Every Eurovision fan knows that time moves differently depending on which point of the season we find ourselves in. During the build-up to Eurovision, time really seems to crawl by in SloMo — then, once everything kicks off, it still feels like it’s all over in a Snap! After so many national finals, pre-parties and shock moments, Eurovision 2022 is already over: and we are left to pack up our flags and entertain ourselves until the season begins again. 

Still, one of the best ways to combat Post-Eurovision Depression is by immersing ourselves in some of the wonderful experiences we’ve shared with #YOU this year. This author was fortunate enough to attend Eurovision in Turin, and so I did my best to chronicle as much of the experience as possible for you to enjoy.

So, let’s rewind the clock, and come along on a trip on the ground through Turin 2022; what was it like to be there during Eurovision this year?

Hey Ho, Let’s Go, Rotterdam to Torino!

Zdob și Zdub’s Trenulețul playing on the train from Milan to Turin.

My own adventure to Eurovision 2022 began with a flight from Dublin airport, to Milan Malpensa. The flight path took us directly over the other 2021 podium countries, France and Switzerland: in that way, it really felt like the perfect transition between the two years. Despite Rotterdam’s incredible show feeling like it was not that long ago at all, it finally felt as though the baton had passed.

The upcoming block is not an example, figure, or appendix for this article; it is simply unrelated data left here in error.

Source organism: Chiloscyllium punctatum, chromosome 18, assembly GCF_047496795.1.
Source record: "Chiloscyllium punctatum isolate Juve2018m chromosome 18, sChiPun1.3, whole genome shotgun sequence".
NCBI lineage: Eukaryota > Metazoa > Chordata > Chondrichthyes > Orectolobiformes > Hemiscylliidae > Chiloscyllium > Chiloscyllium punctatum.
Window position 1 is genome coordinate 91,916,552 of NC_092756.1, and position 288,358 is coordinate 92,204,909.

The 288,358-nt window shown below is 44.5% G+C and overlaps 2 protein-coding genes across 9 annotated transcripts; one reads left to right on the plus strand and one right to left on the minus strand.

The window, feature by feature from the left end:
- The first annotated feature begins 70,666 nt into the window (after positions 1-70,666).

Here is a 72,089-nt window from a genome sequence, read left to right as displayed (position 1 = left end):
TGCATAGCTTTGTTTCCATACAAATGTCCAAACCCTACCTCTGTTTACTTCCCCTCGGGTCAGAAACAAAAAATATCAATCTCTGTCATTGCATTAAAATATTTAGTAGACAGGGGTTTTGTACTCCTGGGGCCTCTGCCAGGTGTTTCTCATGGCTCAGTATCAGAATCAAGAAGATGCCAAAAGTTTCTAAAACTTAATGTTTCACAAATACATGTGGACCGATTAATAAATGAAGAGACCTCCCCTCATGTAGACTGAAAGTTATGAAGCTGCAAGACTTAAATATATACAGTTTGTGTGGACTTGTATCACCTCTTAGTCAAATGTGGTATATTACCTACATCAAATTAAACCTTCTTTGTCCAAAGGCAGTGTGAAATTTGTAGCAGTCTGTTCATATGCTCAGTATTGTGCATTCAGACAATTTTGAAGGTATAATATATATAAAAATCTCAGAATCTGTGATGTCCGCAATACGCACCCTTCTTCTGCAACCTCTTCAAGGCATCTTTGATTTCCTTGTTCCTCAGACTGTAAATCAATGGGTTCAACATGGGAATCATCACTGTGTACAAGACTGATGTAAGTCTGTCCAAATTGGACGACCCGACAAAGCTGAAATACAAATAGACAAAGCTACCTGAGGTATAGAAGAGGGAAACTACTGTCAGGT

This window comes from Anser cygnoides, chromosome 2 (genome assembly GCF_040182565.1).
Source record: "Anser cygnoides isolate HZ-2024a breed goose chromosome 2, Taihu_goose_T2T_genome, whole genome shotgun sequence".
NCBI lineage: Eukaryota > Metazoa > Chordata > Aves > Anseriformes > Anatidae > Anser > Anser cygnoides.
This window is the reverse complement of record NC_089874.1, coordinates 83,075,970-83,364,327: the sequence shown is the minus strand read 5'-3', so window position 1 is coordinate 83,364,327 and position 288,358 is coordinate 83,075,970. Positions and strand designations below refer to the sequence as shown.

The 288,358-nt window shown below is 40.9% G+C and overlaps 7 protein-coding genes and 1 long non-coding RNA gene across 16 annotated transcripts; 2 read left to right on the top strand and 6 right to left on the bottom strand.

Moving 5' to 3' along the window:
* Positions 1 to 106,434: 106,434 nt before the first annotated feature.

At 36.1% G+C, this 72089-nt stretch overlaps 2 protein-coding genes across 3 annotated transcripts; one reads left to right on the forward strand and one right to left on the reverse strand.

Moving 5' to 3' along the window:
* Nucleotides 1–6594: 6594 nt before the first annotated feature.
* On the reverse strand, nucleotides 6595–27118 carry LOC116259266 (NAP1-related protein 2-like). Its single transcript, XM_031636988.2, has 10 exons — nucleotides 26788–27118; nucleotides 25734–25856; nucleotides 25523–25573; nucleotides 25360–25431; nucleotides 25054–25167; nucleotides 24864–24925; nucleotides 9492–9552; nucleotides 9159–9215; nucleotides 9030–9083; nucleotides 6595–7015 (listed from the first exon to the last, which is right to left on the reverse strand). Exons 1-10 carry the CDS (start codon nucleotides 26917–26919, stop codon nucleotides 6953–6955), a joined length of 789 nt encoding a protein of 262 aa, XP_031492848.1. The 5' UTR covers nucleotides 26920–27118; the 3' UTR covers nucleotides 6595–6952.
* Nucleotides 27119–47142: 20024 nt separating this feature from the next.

The characters and flavours of Eurovision 2022 were being formed — dancing into life between my headphones, taking shape through various rehearsal pictures — and I couldn’t wait to meet every surprise that was in store.

Although Milan had narrowly missed out on its bid to host this year, there was still a small Eurovision presence there to greet us. Sponsored signs bedecked Milano Centrale train station, and every now and again, I would catch snippets of conversation about the contest among the commuting crowds. However, of course the main event would be situated in Torino, and there the Eurovision adventure would begin in earnest.

As we closed in on Turin, the atmosphere slowly began to shift. Bright yellow Subwoolfer hats began peeking out from above excited faces; and caped superfans from every country swiftly appeared, proudly wearing flags

A large banner in Turin’s Porta Nuova train station.

tucked into the back of their shirts. Banners advertising the contest cropped up on almost every street, as did large spreads in Turin’s train stations.

In particular, an outpouring of love for reigning Sanremo winners Mahmood and Blanco was immediately apparent. They featured prominently on posters plastered throughout the city — indeed, their incredible popularity was highlighted on Friday, when rumours piled that the duo were planning a surprise concert in the Eurovision Village. The result was a chaotic showcase of their immense popularity — as reported by local newspaper Torino Today, thousands queued for the chance to see Brividi live, despite the Italian representatives confirming that the rumour was false. Outside of the park, some fans even began to peel back the Eurovision barricades, hoping to catch a glimpse of the Sanremo champions!

The Shows

The main attractions of course were the shows themselves, inside this year’s venue, the PalaOlimpico. I was fortunate enough to obtain tickets to the family shows of both the Second Semi-Final and the Grand Final. 

Watch the crowd react to Moldova’s performance: